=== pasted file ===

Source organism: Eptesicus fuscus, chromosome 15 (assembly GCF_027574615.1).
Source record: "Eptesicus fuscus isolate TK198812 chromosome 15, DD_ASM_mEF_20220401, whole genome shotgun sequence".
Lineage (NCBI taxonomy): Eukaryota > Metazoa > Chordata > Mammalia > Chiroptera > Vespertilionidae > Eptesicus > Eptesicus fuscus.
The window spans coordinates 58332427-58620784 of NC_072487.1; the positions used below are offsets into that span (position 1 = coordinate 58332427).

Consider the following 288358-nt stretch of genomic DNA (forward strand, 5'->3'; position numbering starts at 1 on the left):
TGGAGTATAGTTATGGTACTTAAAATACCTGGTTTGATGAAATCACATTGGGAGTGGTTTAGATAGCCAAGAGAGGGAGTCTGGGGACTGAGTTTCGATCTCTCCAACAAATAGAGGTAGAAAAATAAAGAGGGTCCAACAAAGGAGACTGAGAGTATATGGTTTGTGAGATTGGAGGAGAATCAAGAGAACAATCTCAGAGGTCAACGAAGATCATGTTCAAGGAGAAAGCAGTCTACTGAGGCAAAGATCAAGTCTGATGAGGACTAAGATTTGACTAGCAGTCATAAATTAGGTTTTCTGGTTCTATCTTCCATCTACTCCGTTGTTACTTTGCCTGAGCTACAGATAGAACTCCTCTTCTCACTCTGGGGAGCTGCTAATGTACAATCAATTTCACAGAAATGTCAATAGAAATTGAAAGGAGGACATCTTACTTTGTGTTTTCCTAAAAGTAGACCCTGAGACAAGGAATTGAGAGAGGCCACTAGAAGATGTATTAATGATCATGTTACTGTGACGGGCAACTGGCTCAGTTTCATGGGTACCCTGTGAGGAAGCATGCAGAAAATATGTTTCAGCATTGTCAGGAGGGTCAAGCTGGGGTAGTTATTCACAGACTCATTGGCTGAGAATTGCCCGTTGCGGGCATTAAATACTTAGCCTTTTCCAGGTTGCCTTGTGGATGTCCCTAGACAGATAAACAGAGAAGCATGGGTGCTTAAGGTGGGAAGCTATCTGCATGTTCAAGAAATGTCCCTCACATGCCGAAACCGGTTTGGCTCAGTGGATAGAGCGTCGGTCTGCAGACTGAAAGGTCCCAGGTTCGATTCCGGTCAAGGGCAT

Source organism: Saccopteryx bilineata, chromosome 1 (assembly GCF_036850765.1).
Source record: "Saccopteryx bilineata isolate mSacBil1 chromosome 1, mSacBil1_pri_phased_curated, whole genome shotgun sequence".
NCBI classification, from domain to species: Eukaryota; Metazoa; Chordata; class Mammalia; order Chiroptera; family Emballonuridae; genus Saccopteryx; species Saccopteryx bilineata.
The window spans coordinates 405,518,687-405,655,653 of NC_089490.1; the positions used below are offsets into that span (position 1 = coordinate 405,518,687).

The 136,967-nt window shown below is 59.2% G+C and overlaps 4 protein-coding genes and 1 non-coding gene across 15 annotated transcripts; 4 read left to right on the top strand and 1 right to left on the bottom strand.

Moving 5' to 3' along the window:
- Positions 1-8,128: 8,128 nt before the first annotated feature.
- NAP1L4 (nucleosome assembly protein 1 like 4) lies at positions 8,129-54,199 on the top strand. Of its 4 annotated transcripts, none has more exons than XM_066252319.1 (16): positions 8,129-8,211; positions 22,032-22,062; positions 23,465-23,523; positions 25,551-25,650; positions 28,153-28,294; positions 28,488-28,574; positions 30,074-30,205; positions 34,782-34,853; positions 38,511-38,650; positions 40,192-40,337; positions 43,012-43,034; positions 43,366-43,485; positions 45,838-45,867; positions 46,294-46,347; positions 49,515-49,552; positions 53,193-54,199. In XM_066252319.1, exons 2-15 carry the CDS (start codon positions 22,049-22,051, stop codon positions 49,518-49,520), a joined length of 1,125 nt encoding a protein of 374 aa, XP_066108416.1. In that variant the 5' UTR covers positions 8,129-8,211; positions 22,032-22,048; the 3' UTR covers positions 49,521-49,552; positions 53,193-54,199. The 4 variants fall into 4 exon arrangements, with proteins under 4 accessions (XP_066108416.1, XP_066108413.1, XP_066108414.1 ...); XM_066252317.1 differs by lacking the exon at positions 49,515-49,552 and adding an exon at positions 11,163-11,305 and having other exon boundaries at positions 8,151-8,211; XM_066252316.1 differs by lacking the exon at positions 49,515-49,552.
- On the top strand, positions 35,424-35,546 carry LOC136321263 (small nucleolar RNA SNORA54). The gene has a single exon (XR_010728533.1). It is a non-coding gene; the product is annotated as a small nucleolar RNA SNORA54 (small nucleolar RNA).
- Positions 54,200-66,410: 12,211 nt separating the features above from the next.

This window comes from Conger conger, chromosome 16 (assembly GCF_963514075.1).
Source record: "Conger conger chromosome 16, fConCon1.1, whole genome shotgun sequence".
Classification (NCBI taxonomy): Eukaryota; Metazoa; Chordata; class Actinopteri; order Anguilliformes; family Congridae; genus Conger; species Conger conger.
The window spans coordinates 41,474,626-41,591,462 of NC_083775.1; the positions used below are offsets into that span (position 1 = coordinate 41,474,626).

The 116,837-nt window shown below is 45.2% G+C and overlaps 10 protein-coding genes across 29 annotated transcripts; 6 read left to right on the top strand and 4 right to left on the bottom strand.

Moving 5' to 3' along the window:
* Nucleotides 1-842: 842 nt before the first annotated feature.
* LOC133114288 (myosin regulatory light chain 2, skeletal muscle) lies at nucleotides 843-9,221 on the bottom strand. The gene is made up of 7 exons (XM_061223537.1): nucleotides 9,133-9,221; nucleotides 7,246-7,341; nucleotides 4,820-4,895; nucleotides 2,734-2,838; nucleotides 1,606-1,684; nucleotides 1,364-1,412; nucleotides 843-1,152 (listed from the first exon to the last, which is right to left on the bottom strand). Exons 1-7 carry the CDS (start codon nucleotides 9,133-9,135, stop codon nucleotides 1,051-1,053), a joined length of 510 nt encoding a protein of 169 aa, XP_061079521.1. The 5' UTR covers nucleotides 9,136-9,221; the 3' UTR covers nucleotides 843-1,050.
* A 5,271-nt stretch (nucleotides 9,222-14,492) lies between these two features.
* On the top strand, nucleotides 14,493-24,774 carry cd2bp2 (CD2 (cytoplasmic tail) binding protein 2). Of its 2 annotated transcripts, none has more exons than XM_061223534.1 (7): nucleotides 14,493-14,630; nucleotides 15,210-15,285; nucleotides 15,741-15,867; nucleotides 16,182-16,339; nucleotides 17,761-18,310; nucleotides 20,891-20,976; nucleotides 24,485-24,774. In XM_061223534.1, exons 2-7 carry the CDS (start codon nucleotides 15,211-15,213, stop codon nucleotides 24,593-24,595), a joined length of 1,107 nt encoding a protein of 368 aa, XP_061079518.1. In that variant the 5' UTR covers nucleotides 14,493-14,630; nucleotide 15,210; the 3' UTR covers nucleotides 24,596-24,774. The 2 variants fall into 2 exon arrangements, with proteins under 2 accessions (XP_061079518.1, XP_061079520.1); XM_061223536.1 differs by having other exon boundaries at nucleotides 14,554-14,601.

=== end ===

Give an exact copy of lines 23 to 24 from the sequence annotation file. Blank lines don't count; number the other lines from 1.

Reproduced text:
* Nucleotides 1-842: 842 nt before the first annotated feature.
* LOC133114288 (myosin regulatory light chain 2, skeletal muscle) lies at nucleotides 843-9,221 on the bottom strand. The gene is made up of 7 exons (XM_061223537.1): nucleotides 9,133-9,221; nucleotides 7,246-7,341; nucleotides 4,820-4,895; nucleotides 2,734-2,838; nucleotides 1,606-1,684; nucleotides 1,364-1,412; nucleotides 843-1,152 (listed from the first exon to the last, which is right to left on the bottom strand). Exons 1-7 carry the CDS (start codon nucleotides 9,133-9,135, stop codon nucleotides 1,051-1,053), a joined length of 510 nt encoding a protein of 169 aa, XP_061079521.1. The 5' UTR covers nucleotides 9,136-9,221; the 3' UTR covers nucleotides 843-1,050.